The general point to keep in mind is that mergers, like all production decisions in the market, can be judged according to their effect on net income and net worth. If a merger lowers the value of the combined assets in serving consumers, then investors have incentive to break up the assets into components and thereby, increase their capital value. Entrepreneurs are continuously trying different combinations of assets by merging and breaking up.
So a merger is only viable in the market if it increases the value of assets. But if it increases the value of assets, this demonstrates that it better serves consumers than other ways to organize the assets.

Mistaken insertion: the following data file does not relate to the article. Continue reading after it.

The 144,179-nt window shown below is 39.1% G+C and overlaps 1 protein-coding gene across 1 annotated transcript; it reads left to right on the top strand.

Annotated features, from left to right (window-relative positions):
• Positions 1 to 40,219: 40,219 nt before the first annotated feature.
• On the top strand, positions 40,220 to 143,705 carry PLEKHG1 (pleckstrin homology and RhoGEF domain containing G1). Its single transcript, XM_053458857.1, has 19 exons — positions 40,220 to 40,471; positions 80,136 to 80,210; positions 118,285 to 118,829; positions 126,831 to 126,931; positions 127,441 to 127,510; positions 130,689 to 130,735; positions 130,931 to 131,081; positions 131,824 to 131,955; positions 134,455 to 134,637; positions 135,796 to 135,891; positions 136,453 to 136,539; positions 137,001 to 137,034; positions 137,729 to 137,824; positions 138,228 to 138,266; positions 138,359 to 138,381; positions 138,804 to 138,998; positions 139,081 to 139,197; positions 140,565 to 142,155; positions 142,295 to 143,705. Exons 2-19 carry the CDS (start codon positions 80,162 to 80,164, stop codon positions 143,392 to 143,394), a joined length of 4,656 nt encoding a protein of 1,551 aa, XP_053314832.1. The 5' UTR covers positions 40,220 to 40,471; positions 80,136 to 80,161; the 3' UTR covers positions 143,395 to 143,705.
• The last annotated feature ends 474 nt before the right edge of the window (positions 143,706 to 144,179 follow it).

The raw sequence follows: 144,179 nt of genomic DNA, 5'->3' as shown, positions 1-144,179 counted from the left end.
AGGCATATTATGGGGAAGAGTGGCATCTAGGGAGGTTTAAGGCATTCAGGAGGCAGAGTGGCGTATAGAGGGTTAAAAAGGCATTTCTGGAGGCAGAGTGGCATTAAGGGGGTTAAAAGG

In your situation, if a company owned all sources of supply of a resource, then whether or not it was a wise business decision to keep control of them and produce all the product in one enterprise or sell the sources of supply one-by-one to different groups of investors can be determined by which alternative renders the highest prices for the sources of supply.